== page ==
Music Reviews
No Shouts, No Calls

Electrelane No Shouts, No Calls

(Too Pure) Buy it from Insound Rating - 8/10

If you've heard of Electrelane before, you know that they've been lumped in with a lot of other girl groups - Sleater-Kinney, The Gossip, Le Tigre - and may have written them off for that very reason. If you've listened to Electrelane before, you know that they sound a whole lot more like Stereolab, that their music doesn't seem to be at all entwined with their politics, and that, if anything, they are just a watered-down version of the aforementioned riot rock royalty, jumping frenetically from style to style without anything solid to grasp. Whether you liked them or not, Electrelane never quite stuck to your ribs.

In a way, Electrelane's latest album is no flagrant departure from their previous releases. There is nothing new or noteworthy about the instrumentation or vocals - in fact, one could argue that the whole album is entirely predictable. But even to the casual listener, No Shouts, No Calls stands alone from the others, despite all the similarities from one album to the next. As a subtle, quiet culmination of its forebears, it completely extricates itself from all of the labelling Electrelane has garnered in the past. And it's very, very good.

There is something about lo-fi music that makes it so much more personal than its highly-refined rivals. You can picture the band in the same room, in your basement, on your level, unpretentious. Electrelane has never boasted particularly polished production, but No Shouts has a certain dreamy graininess that, to my mind, brings the listener closer in. We hear a wide range of instruments on this record - violins, organ, banjo - but the melodies are simple: Electrelane isn't showing off. It's easy to close in and concentrate on any individual line. This simplicity, oddly, gives the music a pleasing multi-dimensionality. With the notable exception of the guitar riffs and solos (which sound uncannily like those from earlier Sleater-Kinney recordings, particularly on After the Call) the record is terrifically ethereal, with breathy, Nico-esque vocals blending into the instrumentation and loungy beats (think of a mixture between Saturday Looks Good to Me's underwater-pop and Stereolab or Belle and Sebastian's mod crooning). It's got a bit of the pursed-lip sixties chic, but with so much less kitsch-appeal; this album is nothing if not sincere.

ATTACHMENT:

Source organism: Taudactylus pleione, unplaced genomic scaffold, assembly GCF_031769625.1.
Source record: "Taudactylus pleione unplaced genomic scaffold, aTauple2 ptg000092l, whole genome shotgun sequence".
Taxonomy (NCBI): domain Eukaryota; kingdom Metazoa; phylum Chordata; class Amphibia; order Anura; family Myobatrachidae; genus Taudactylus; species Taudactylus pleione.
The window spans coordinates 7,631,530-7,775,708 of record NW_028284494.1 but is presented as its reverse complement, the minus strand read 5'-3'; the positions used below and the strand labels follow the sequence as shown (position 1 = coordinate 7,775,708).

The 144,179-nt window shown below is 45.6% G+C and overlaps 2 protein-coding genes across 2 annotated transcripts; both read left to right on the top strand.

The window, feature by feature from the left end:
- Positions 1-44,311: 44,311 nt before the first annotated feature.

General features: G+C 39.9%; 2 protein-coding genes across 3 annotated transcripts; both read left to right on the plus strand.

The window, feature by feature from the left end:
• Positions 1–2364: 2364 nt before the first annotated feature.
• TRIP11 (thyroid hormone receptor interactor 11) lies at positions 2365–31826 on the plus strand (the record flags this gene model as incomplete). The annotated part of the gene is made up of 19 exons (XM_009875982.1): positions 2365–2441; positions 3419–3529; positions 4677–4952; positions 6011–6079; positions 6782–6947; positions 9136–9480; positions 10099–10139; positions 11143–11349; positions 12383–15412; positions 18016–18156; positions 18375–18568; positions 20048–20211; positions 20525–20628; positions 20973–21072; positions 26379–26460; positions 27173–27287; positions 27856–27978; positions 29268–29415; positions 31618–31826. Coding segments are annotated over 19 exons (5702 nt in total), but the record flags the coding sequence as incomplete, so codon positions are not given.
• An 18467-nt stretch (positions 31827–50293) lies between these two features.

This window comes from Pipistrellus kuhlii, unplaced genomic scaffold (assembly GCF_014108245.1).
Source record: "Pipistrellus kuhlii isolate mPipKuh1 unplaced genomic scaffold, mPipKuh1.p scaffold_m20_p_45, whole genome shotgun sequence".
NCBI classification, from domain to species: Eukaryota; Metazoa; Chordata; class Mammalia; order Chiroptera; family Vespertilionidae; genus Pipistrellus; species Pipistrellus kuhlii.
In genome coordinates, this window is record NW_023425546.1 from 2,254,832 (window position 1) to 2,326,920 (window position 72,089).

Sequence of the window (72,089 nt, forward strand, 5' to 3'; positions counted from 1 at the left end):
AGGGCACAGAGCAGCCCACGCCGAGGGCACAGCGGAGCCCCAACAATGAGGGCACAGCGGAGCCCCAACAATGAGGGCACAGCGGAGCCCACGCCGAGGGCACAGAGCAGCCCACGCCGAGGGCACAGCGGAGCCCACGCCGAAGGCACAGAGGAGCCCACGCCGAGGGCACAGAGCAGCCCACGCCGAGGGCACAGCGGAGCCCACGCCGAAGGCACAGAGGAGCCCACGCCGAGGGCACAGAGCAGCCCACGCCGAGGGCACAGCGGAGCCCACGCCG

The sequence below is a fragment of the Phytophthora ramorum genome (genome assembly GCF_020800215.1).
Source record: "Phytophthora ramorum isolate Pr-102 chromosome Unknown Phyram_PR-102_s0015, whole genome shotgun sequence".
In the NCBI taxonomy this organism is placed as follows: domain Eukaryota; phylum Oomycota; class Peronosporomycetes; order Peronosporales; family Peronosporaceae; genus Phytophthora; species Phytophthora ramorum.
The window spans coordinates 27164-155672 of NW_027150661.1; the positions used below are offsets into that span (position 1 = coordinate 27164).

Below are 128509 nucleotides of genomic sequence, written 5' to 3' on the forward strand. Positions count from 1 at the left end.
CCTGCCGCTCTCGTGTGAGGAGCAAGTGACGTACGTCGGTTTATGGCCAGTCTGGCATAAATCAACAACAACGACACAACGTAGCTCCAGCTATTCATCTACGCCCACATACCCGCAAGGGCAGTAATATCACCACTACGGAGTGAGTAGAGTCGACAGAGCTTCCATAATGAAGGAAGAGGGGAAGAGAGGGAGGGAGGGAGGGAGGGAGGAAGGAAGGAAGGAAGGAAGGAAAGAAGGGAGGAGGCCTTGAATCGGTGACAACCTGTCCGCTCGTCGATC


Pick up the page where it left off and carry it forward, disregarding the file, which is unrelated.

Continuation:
It's difficult to pick a standout from such a cohesive grouping, but for the dabblers, I highly recommend Tram 21, a spacey instrumental track (although it should be said that even those cuts with lyrics sound so well-blended that they may as well be instrumental) that is just as listenable as it is danceable. It's the perfect example of the layering of simple melodies (I'm especially fond of the bass line, here), one by one, to form a surprisingly classic-sounding rock 'n' roll jam.

It's a collection of tiny, almost unnoticeable changes that make this record so much more solid than its predecessors. Axes and, to a lesser extent, The Power Out, showcased the variation in style that Electrelane is capable of, but resulted in somewhat disjointed efforts - a group of songs rather than an album. Electrelane has developed a remarkable sound all its own. No Shouts, No Calls, for all its sameness, is a perfect whole - simple, satisfying and familiar from first to last.

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